Governor compares 2011 Wisconsin Uprising to militant, violent fundamentalistsEarlier today, Gov. Scott Walker compared the citizens of Wisconsin, those who took to the streets to exercise their democratic rights to petition their government in 2011, to the Islamic State of Iraq and Syria (ISIS), an extremist organization of radical religious fundamentalists who engage in brutal acts of terror and murder.
“If I can take on 100,000 protesters, I can do the same across the world,” Walker said confidently, closing a statement in which he described the need to go after ISIS directly.
It’s unclear whether Walker understands what President Barack Obama is doing currently with ISIS. Last year the president outlined his plan for targeted airstrikes against the terrorist organization, and just this month sent a war authorization package to Congress.
But whether Walker understands the president’s actions or not, one thing we can be certain on following these comments is that he has utter disdain and disgust for many of his constituents.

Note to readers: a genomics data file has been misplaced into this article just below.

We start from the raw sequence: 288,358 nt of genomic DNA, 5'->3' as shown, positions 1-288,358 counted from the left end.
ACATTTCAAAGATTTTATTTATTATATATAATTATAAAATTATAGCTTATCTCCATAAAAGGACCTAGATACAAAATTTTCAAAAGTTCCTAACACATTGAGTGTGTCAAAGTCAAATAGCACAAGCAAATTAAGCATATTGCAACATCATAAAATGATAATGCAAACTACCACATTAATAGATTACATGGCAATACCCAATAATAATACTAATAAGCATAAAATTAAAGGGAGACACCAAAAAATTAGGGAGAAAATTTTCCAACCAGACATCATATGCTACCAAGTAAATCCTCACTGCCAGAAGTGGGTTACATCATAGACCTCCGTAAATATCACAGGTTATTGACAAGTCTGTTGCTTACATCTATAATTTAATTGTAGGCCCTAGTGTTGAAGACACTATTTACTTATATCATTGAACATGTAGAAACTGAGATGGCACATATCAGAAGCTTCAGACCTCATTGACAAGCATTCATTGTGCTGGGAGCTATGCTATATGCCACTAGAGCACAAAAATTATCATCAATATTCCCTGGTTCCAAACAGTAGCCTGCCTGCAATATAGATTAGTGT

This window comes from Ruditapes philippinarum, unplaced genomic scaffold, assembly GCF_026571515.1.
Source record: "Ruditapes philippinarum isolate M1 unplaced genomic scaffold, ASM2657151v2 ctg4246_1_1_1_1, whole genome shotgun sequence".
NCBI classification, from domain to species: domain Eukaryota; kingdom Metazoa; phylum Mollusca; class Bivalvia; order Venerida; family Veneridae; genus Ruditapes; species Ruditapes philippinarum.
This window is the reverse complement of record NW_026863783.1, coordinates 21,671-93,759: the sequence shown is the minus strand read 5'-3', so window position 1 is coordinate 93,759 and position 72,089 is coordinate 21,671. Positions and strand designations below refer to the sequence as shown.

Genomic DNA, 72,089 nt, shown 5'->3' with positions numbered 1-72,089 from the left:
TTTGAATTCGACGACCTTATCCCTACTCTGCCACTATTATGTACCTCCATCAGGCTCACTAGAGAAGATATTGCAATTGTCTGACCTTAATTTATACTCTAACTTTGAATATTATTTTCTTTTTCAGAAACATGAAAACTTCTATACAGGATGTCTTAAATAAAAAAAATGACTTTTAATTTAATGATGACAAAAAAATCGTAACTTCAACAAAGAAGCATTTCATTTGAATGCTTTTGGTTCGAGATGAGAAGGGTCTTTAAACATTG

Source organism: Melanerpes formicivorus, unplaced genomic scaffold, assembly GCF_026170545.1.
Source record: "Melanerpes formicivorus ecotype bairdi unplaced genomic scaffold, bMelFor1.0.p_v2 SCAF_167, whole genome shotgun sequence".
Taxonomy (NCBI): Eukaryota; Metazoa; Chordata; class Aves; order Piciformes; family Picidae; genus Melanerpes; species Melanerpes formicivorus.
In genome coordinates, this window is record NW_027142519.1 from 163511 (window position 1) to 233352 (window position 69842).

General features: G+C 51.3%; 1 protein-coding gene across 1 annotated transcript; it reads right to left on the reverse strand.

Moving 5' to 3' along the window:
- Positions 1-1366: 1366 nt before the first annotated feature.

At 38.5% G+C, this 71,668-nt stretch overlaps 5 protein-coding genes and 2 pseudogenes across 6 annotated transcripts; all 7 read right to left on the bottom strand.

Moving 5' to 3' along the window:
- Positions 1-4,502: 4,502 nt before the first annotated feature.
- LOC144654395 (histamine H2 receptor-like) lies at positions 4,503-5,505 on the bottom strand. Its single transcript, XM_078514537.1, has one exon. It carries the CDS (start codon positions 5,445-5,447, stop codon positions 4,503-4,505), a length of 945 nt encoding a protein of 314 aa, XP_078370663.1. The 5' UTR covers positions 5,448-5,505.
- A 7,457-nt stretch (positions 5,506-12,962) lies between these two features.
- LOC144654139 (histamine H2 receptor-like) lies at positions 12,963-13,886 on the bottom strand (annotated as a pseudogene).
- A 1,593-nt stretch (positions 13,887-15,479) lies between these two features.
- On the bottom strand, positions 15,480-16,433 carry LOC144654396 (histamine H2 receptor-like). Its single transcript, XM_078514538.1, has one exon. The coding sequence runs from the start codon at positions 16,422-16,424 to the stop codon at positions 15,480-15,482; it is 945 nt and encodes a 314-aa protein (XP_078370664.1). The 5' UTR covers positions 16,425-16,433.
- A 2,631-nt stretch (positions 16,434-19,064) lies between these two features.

Making a comparison like this -- that protesters in Wisconsin are similar to ISIS -- should put to rest any lingering doubts about Walker’s governing style: it isn’t about doing what’s right for constituents, it’s about deflating and defeating your political opponents.
If Walker indeed feels this way about the protesters, then it’s a war for him, and always has been, to defeat those who stand in his way. We have every reason to believe this now, given these recent remarks and Walker’s own actions while in office.
A prank phone call Walker took in 2011 fits with this conclusion. Believing he was speaking to one of the Koch brothers, Gov. Walker said he had considered placing instigators in the crowds in order to discredit the protesters, choosing not to do so only after considering the ramifications of getting caught.
Comparing Wisconsin Uprising protesters to ISIS militants is completely unwarranted and disrespectful to the people Walker is supposed to be representing. Yes, it’s clear that those who showed up in 2011 to stand up against the end of collective bargaining rights probably didn’t vote for him. But that doesn’t mean Walker isn’t meant to represent those people in the office he holds. And it certainly doesn’t give him permission to compare those protesters to murderous, fundamentalist militants.
The duties of the governor are to serve the people of this state. It seems that, in the past four years, Scott Walker, perhaps willfully, has forgotten that.